TRIANGLES (Sankaku)- the principle of MULTIPLICITY


So often I hear people in Jiu Jitsu talk about THE triangle stranglehold and it is very clear they are talking about the FRONT triangle (the most common version of the triangle in BJJ). There are FIVE main versions of the triangle

FRONT (Omote sankaku)

REAR (Ushiro Sankaku)

OPPOSITE (Hantai sankaku)

SIDE (Yoko sankaku)

REVERSE (Gyaku sankaku)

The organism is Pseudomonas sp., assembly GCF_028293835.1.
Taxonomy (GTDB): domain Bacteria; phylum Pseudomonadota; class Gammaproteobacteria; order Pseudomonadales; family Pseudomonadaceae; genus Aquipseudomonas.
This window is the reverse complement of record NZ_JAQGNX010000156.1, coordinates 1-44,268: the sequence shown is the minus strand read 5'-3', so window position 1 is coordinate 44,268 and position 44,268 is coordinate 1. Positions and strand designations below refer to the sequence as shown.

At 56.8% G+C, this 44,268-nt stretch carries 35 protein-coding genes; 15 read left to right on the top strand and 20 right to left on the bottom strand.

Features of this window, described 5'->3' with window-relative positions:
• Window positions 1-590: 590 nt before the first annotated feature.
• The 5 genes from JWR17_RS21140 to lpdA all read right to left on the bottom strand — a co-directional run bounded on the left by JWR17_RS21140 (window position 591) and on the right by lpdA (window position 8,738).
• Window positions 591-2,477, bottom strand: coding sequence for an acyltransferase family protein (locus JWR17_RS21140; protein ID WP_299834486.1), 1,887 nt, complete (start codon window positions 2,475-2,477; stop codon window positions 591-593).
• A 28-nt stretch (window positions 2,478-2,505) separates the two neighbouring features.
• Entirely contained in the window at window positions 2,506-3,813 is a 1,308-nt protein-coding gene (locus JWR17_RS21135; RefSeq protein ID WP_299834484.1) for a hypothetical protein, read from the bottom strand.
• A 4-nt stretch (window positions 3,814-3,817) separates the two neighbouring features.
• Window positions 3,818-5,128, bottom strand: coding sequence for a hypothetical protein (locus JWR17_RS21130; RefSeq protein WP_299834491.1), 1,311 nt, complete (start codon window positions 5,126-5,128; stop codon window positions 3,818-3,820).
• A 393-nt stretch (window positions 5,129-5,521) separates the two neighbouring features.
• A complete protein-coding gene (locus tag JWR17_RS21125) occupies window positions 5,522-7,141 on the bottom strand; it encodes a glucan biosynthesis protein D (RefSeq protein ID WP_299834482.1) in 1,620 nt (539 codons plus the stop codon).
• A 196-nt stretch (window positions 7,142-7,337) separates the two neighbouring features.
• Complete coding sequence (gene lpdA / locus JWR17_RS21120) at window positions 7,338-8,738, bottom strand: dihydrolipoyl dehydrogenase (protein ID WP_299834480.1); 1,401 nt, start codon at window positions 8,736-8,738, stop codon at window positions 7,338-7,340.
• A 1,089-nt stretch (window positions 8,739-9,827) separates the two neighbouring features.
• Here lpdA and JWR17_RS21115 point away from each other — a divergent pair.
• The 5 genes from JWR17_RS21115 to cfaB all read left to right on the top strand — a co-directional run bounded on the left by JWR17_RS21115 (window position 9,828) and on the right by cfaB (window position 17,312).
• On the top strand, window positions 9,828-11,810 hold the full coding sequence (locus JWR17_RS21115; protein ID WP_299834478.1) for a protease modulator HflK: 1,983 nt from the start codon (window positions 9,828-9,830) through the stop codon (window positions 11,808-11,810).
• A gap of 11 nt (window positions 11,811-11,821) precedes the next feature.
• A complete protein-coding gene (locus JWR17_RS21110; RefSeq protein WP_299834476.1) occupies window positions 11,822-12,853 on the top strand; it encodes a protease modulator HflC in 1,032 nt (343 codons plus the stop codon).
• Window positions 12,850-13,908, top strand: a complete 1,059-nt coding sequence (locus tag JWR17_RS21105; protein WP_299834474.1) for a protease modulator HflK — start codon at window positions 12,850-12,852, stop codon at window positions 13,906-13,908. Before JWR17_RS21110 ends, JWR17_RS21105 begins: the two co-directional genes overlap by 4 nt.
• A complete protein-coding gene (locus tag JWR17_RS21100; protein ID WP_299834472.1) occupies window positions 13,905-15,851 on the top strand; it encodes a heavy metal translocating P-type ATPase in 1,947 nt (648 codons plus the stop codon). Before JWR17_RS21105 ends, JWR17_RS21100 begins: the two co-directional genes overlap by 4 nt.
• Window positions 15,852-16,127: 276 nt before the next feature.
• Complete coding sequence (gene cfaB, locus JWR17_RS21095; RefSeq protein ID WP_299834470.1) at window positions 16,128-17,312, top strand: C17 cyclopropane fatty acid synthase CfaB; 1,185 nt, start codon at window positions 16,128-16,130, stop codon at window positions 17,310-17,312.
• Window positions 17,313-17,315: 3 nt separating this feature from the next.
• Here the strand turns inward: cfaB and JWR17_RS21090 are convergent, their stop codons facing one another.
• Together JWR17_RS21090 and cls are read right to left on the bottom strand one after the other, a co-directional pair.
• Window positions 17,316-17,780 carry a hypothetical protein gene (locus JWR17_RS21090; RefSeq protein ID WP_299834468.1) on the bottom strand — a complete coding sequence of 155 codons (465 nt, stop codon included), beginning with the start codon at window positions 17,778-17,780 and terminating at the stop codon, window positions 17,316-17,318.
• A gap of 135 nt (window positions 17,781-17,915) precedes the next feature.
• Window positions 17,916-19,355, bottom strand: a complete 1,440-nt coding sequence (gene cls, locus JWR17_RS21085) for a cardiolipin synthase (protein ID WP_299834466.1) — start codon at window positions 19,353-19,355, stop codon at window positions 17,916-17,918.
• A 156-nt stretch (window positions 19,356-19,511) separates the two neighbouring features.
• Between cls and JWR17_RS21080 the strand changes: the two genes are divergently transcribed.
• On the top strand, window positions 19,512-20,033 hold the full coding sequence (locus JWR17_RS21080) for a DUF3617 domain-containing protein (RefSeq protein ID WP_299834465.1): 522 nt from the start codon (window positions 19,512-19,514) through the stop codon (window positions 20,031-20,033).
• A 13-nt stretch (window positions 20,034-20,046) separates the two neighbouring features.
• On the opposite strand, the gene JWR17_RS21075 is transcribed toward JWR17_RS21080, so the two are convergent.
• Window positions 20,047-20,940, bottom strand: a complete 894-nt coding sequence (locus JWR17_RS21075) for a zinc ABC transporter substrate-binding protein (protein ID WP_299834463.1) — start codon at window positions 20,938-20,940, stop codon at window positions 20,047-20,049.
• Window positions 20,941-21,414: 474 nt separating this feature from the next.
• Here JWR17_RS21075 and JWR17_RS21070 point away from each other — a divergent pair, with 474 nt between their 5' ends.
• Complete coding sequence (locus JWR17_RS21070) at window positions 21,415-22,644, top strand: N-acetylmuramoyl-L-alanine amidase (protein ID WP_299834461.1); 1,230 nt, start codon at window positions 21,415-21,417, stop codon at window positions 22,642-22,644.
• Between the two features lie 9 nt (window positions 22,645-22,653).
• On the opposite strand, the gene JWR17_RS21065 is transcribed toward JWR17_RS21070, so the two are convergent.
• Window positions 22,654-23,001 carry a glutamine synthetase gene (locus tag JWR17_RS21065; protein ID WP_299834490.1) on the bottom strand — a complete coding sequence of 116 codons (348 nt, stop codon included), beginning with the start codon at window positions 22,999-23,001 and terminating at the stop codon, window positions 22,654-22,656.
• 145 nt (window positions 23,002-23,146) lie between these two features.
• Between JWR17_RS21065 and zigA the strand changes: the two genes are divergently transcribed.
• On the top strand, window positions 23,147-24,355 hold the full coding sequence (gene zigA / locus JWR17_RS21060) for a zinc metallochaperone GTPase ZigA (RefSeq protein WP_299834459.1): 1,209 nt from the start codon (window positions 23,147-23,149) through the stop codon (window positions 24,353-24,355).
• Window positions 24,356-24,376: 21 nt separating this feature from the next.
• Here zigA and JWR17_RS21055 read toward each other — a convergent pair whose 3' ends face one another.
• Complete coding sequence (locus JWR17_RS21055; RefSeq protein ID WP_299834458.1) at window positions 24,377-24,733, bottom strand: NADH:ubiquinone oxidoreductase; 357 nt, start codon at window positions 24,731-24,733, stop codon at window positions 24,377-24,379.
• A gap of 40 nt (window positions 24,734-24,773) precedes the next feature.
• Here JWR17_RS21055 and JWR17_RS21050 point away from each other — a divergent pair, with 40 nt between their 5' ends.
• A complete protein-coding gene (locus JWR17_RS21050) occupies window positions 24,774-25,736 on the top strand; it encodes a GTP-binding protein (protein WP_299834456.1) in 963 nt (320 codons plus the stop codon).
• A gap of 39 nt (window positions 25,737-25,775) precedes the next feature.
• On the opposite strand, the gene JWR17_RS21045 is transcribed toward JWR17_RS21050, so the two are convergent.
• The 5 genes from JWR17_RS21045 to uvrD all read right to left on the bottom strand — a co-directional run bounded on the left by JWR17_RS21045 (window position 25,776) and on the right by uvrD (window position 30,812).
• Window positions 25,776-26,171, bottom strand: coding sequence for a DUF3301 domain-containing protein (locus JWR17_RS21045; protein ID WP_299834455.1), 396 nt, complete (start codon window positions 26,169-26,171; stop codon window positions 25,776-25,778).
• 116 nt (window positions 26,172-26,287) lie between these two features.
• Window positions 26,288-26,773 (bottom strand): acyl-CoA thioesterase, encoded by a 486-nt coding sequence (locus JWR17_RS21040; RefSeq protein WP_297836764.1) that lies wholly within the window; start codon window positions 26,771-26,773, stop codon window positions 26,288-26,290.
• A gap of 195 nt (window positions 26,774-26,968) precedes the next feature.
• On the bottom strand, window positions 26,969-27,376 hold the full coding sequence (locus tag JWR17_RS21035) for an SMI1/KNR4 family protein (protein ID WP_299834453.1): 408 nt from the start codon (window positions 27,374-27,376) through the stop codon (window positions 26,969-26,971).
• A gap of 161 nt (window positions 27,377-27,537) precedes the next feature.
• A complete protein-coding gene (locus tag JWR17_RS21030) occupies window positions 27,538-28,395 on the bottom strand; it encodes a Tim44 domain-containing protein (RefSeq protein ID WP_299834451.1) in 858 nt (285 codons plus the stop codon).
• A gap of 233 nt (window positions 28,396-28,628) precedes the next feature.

ONLY WHEN YOU LEARN TO USE ALL OF THEM WILL YOU MAXIMIZE YOUR POTENTIAL WITH THIS INCREDIBLE MOVE. Learning to use the multiplicity of triangles will enable you to get submissions that would have previously eluded you as oftentimes when you have one form of triangle that is failing, a simple shift to another version will get the breakthrough you seek. Don’t limit yourself to one dominant form of the triangle. The triangle system I teach is composed of all five major triangles and the interaction between them, along with the interaction with other submission holds and pins. Here, Georges St-Pierre works the transition from front triangle to opposite triangle (hantai sankaku) - a move greatly favored by the Ryan brothers - Gordon Ryan used it to strangle Ralek Gracie in competition. When you think about your triangle attacks, try to get out of the habit of thinking the triangle only refers to front triangles - while front triangles are the most important of the triangle family of strangles, that kind of thought process can blind you to other, very valuable alternatives. Why work with one great weapon when you can have five?